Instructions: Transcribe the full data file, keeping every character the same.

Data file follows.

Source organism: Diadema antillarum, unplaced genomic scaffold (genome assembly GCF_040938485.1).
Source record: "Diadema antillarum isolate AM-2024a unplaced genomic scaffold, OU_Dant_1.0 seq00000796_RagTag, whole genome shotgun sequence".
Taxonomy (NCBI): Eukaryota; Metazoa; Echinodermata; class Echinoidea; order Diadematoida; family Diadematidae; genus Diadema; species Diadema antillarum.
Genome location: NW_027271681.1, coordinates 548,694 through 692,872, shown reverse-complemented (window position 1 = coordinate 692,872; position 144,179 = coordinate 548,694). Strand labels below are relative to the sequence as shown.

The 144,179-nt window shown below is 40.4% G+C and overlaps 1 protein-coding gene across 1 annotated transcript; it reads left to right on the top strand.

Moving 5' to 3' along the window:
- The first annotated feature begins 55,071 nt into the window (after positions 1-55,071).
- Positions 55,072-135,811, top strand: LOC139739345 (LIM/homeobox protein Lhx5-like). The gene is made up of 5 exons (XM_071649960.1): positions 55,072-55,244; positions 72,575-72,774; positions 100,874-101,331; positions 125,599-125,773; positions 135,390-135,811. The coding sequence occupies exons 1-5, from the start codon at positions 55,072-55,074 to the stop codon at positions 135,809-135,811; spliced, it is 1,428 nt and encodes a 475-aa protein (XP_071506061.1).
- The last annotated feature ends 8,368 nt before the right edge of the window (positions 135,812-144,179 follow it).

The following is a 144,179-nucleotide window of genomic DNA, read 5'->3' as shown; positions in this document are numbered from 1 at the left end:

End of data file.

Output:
Source organism: Diadema antillarum, unplaced genomic scaffold (genome assembly GCF_040938485.1).
Source record: "Diadema antillarum isolate AM-2024a unplaced genomic scaffold, OU_Dant_1.0 seq00000796_RagTag, whole genome shotgun sequence".
Taxonomy (NCBI): Eukaryota; Metazoa; Echinodermata; class Echinoidea; order Diadematoida; family Diadematidae; genus Diadema; species Diadema antillarum.
Genome location: NW_027271681.1, coordinates 548,694 through 692,872, shown reverse-complemented (window position 1 = coordinate 692,872; position 144,179 = coordinate 548,694). Strand labels below are relative to the sequence as shown.

The 144,179-nt window shown below is 40.4% G+C and overlaps 1 protein-coding gene across 1 annotated transcript; it reads left to right on the top strand.

Moving 5' to 3' along the window:
- The first annotated feature begins 55,071 nt into the window (after positions 1-55,071).
- Positions 55,072-135,811, top strand: LOC139739345 (LIM/homeobox protein Lhx5-like). The gene is made up of 5 exons (XM_071649960.1): positions 55,072-55,244; positions 72,575-72,774; positions 100,874-101,331; positions 125,599-125,773; positions 135,390-135,811. The coding sequence occupies exons 1-5, from the start codon at positions 55,072-55,074 to the stop codon at positions 135,809-135,811; spliced, it is 1,428 nt and encodes a 475-aa protein (XP_071506061.1).
- The last annotated feature ends 8,368 nt before the right edge of the window (positions 135,812-144,179 follow it).

The following is a 144,179-nucleotide window of genomic DNA, read 5'->3' as shown; positions in this document are numbered from 1 at the left end: